The most distant object our species has ever visited, a space rock called 2014 MU69, is less snowman-shaped than scientists previously thought.
NASA flew its New Horizons probe by the rock, which is nicknamed Ultima Thule and located 4 billion miles from Earth, on New Year's Day.
New Horizons flew within 2,200 miles of MU69, travelling at a speed of 32,200 mph. The flyby gave scientists the opportunity to collect photos and information about the rock that they hope will help solve some longstanding mysteries about the solar system's 4.5 billion years of history.
But it will take about 20 months for New Horizons to send all of the images it captured back to Earth, and scientists' understanding of the rock is changing as fresh perspectives get revealed.
The newest sequence of images suggests that instead of two spheres, MU69's sections (called "lobes") are somewhat flat. The shape is relatively unprecedented in scientific observations of the solar system.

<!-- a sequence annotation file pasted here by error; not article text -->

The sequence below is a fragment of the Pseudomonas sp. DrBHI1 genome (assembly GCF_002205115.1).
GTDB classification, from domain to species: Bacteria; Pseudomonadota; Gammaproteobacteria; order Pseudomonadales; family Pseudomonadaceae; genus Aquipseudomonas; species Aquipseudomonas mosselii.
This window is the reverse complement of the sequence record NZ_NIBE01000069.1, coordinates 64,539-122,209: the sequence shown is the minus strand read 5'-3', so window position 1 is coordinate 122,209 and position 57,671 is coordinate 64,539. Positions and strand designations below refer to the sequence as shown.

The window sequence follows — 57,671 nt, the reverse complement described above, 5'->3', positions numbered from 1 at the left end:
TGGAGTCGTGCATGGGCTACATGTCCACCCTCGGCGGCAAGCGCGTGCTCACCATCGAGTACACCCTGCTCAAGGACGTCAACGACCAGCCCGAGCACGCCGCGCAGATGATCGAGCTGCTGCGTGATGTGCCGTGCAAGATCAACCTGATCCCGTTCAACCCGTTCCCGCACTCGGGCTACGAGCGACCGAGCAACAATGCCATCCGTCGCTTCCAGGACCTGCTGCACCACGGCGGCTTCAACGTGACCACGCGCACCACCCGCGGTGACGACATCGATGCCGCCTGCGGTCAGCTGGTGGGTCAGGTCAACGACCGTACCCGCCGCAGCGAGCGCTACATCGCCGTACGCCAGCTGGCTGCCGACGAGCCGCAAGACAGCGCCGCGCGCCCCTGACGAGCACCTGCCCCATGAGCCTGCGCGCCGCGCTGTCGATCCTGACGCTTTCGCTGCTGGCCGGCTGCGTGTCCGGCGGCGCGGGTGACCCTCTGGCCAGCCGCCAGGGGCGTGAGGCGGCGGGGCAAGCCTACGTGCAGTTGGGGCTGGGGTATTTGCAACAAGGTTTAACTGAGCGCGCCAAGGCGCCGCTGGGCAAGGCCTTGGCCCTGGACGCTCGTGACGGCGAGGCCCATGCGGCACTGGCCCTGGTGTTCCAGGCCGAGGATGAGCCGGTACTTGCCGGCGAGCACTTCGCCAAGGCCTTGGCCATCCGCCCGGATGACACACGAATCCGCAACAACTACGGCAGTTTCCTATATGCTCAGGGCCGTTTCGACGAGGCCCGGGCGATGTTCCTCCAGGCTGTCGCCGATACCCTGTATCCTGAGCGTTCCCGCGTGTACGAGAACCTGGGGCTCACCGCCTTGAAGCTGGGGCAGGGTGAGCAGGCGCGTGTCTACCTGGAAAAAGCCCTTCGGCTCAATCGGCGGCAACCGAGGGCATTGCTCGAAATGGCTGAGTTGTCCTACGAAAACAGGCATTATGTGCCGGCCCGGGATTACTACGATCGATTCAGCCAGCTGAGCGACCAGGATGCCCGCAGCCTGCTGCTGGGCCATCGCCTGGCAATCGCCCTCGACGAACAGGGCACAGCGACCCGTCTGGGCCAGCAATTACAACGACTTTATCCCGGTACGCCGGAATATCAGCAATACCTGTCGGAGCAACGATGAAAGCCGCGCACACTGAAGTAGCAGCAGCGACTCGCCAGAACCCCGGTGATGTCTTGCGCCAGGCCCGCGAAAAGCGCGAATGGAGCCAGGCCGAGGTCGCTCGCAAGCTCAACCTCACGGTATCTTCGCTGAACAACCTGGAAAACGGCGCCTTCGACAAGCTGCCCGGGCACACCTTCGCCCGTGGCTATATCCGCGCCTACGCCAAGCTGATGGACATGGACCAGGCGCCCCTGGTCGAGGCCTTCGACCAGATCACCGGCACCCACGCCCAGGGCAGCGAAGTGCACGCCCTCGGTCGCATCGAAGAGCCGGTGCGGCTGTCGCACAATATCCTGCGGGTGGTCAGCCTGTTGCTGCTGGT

"We've never seen something like this orbiting the sun," Alan Stern, principal investigator on the New Horizons mission, said in a press release.
Based on the new images, the larger lobe (nicknamed Ultima) appears to more closely resemble a giant pancake. The smaller lobe (Thule) is akin to a dented walnut, NASA's New Horizons team reported.
"We had an impression of Ultima Thule based on the limited number of images returned in the days around the flyby, but seeing more data has significantly changed our view," Stern said.
"It would be closer to reality to say Ultima Thule's shape is flatter, like a pancake. But more importantly, the new images are creating scientific puzzles about how such an object could even be formed."
NASA scientists shared the 3D animation of the space rock's shape below, which was created using images that New Horizons captured as it left MU69 behind. The photos were taken nearly 10 minutes after the probe passed its closest point to the rock.
While these are far from the final photos of Ultima Thule that New Horizons will send back, they do represent the spacecraft's last glimpses of the rock as it streaked away.
This article was originally published by Business Insider.
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